Re: Solaris: The Most Advanced OS?
Mike McCarty wrote:
> Well, I may not be the best one to ask, since I've been out of
> telecom for about three years. But so far, I do not see Linux
> making much if any entry into telecom. Blue Hat has made some
> progress, but not much. The availability requirements in telecom
> are so far beyond what most system engineers consider, that
> proprietary solutions are still mostly the choice.
As one of those still in telecom -- the uptime requirements are amazing
at times. And the joys of databases with a requirement of 150ms maximum
response time for a query on a nationwide network, much of which is
still running on 64K DDS circuits at the end-points. Wheeee!
(And some carriers do this via UDP/IP! EEEK! Can you say "no packet
loss allowed" boys and girls?)
Another thing I've run into when discussing Linux with telecom folks is
the lack of reasonably priced hardware that meets the stringent NEBS and
other requirements for hardware running in the "dark" sites... telecom
is pretty picky about that sort of thing as well... they don't like
cheap PC's burning down un-manned Central Offices.
HP makes a NEBS-compliant PC/server, but it's price point is about equal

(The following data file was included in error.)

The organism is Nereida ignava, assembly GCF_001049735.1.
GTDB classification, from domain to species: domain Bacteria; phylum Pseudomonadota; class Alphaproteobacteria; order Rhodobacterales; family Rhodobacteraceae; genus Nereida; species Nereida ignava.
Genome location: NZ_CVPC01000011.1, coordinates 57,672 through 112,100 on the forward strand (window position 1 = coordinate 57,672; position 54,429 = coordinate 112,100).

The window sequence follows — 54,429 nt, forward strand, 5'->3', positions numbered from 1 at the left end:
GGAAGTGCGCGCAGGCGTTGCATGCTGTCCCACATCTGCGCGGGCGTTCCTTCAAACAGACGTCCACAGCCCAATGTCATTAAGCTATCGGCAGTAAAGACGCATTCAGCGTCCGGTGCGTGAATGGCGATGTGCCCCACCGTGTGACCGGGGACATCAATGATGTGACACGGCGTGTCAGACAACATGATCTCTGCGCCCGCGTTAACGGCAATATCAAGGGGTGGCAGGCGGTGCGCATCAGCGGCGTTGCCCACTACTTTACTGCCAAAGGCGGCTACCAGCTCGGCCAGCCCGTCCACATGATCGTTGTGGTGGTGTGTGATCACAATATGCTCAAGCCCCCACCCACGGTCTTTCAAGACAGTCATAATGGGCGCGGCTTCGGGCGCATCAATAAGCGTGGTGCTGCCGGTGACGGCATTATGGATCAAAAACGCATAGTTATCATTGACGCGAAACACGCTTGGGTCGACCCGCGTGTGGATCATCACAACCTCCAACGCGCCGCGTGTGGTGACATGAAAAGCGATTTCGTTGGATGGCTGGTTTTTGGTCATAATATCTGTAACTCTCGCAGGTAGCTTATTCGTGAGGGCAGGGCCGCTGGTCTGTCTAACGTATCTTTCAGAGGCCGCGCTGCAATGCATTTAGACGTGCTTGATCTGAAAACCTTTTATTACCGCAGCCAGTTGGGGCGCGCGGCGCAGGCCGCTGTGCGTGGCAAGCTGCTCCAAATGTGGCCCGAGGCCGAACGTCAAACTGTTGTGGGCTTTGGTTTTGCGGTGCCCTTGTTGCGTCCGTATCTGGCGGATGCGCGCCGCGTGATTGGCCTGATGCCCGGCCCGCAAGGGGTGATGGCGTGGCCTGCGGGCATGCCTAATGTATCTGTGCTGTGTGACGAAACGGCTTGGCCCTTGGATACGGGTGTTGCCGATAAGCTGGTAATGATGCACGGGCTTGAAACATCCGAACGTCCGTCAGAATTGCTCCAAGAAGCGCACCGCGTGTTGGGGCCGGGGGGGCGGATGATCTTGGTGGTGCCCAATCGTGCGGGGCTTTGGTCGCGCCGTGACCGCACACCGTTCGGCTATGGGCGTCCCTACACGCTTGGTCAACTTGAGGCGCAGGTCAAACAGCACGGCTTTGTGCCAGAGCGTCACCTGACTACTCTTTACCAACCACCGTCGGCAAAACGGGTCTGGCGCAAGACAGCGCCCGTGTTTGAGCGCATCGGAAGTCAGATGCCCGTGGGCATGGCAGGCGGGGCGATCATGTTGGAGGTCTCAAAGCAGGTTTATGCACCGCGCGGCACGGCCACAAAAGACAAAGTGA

to a much more powerful Sun server that also meets the requirements. If
there were any advantage cost-wise on the hardware, it might make sense
for all the proprietary Solaris-ware to go over to Linux or something
else, but when the hardware is equal in cost... no businessperson in
their right mind would port any of this stuff over.
Insurance companies rule the roost in the telco game, like many
industries. If the hardware doesn't pass massively tough fire/power
testing (well beyond UL-listing), it often can't be brought through the
door. Telco is the only industry where I've ever seen hardware that
both had to be "self-extinguishing" for fire and also be able to
withstand a shotgun blast from a 12-gauge at a pre-specified distance.
Of course, the above statement gives away that I've never built military